Unless you have been on silent retreat in another world this past month, you have experienced the media overload surrounding the tragic case of Terri Schiavo.
As a pastor, I feel grief for a family whose internal conflict over the decision of when to say good-bye to a loved one accelerated into a national death watch.
As a pastor and counselor, who has been in thousands of hospital rooms and spent hundreds of hours as a chaplain intern with a Roman Catholic-supported hospice, I know that, in itself, the decision to discontinue use of a feeding tube is not an unusual act.
While working with hospice, I learned that families, physicians, counselors and clergy were guided in decision-making by a straightforward, yet profound, instruction from the bishops who oversaw the ministry: Is the use of a feeding tube (or other extraordinary intervention) prolonging life or prolonging dying?
That guideline embraced the firm reality that I find many people in our youth-and-beauty obsessed culture would rather deny. Death is real, a part of life and, from the perspective of faith, theologically understood as part of God’s plan for life in this world. When the body can no longer sustain life as intended by God and is trying to die, saying a loving goodbye and releasing the one we love into the presence of the One who offers ultimate healing is an affirmation of love and caring.
As persons of faith, or not, what can we learn from this case? I find at least four points worthy of reflection. You may think of others.
1. Write a living will. Prepare for the end of your life with the same thoughtfulness and care with which you have planned for your children’s education, your career and retirement. Think through these important issues now. Take the opportunity to have a serious, intimate conversation with your family about this natural part of life. You will give them a gift more important then either of you may realize.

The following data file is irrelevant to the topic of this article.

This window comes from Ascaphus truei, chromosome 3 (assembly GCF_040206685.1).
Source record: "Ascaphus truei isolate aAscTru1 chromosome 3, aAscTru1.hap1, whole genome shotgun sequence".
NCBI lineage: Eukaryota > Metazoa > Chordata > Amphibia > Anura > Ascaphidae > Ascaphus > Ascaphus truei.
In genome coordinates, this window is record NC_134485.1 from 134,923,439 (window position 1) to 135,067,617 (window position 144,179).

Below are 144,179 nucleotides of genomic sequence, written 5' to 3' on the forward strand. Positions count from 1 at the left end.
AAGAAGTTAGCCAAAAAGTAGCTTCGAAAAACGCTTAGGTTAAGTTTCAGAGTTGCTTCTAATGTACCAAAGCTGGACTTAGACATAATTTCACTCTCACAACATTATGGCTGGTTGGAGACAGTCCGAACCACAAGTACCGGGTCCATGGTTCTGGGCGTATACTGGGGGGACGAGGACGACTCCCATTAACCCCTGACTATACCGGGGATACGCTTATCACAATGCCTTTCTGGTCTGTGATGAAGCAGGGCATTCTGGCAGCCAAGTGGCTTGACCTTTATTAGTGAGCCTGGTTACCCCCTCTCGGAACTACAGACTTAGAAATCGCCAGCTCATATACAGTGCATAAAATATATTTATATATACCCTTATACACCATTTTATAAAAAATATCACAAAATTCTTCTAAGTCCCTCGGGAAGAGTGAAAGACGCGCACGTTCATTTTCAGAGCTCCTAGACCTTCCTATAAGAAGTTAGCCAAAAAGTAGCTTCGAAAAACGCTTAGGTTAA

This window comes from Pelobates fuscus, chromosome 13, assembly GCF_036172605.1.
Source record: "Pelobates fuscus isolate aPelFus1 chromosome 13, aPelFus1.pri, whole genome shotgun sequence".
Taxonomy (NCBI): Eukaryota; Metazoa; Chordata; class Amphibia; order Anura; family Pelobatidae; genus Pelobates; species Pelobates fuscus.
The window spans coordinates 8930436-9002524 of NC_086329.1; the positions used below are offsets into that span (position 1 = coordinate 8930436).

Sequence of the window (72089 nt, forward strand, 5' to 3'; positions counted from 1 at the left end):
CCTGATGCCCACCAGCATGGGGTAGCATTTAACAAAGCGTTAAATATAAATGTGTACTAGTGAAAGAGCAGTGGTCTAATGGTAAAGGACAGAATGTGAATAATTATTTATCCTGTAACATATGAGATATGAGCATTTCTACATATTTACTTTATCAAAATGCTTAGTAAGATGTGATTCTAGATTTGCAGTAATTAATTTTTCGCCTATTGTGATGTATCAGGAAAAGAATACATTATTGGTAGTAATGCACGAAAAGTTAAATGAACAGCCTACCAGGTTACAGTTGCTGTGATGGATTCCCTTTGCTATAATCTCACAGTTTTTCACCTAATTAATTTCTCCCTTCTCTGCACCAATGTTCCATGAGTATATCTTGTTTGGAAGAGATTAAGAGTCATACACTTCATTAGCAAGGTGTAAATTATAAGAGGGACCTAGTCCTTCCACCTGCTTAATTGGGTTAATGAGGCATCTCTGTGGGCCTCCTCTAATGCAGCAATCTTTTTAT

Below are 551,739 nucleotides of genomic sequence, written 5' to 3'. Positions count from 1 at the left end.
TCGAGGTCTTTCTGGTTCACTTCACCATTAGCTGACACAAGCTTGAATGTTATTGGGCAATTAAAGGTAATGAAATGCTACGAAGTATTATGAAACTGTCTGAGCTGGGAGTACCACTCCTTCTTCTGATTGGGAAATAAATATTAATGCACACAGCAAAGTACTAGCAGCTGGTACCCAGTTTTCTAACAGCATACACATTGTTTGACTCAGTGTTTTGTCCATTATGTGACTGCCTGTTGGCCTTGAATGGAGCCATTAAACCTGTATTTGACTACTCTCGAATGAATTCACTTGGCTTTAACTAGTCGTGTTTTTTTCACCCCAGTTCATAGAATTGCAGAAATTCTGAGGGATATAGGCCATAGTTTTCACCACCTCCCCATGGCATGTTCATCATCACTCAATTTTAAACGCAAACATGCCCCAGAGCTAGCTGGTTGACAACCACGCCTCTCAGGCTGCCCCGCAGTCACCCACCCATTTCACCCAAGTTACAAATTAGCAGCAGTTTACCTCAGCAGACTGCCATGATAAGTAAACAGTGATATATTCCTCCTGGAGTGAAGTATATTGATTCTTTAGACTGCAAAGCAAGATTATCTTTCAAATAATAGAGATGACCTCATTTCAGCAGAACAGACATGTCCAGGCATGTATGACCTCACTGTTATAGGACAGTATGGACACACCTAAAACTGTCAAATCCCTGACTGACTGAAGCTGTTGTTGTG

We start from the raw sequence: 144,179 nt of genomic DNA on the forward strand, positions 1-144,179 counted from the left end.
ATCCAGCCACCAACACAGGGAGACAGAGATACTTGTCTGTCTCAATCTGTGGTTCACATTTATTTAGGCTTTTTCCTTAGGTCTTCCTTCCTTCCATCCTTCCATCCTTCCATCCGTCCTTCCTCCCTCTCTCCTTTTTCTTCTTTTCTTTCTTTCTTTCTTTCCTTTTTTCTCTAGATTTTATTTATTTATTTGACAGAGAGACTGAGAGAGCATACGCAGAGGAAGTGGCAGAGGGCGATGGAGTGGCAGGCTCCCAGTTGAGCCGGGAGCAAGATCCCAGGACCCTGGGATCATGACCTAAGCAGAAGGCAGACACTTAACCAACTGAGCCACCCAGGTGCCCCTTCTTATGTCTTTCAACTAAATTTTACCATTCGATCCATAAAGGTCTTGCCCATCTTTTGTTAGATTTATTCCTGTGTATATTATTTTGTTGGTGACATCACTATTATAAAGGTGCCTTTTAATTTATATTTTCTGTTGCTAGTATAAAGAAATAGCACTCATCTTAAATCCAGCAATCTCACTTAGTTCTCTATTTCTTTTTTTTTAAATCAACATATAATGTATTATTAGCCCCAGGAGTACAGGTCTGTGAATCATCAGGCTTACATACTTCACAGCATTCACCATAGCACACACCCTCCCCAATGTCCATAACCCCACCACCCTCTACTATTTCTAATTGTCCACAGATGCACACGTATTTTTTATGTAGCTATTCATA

2. Get the facts about important and controversial issues before making pronouncements or expressing opinions. One truth in the Schiavo case is that, outside the family and medical professionals personally involved, no one in the media, the crowds on vigil or in politics really knew her condition or could make an informed decision in the case.
For me, as a pastor, the choice to discontinue a life-prolonging procedure should be made by all the family members working together and not forced on one part of the family by another actor within the extended family, whatever legal right that person may have.
Out of this family’s conflict, words like “murder” and “starvation” have been used to describe what was going on. That is not a fair, accurate or truthful description of what happens to a person whose body is trying to die, nor does it promote understanding.
I have noticed in working with families and churches that once the shouting and name-calling start, thinking shuts down and options for the best possible solution to the conflict are quickly limited and nearly impossible to achieve.
3. Beware politicians who come wrapped in the language of religion. In the gospels, Jesus criticizes religious leaders who like to stand before crowds saying impressive prayers that they might be noticed.
The same could be said of politicians who, rather than promoting reconciliation within a family or encouraging non-simplistic thinking about a serious moral and ethical issue with immediate human consequence, co-opt events for their own advantage.
4. Question the validity and worthiness of media who showcase psychic mediums (FOX) and once famous Hollywood actors (CNN) as consultants on serious ethical-theological-medical-legal issues. As citizens and persons, we deserve better than this.
Robert W. Guffey Jr. is pastor of Wilton Baptist Church in Wilton, Conn. His “Faith Matters” column appeared Thursday in the Wilton Bulletin. It is used with the author’s permission.
Robert Guffey is pastor of Freemason Street Baptist Church in Norfolk, Virginia.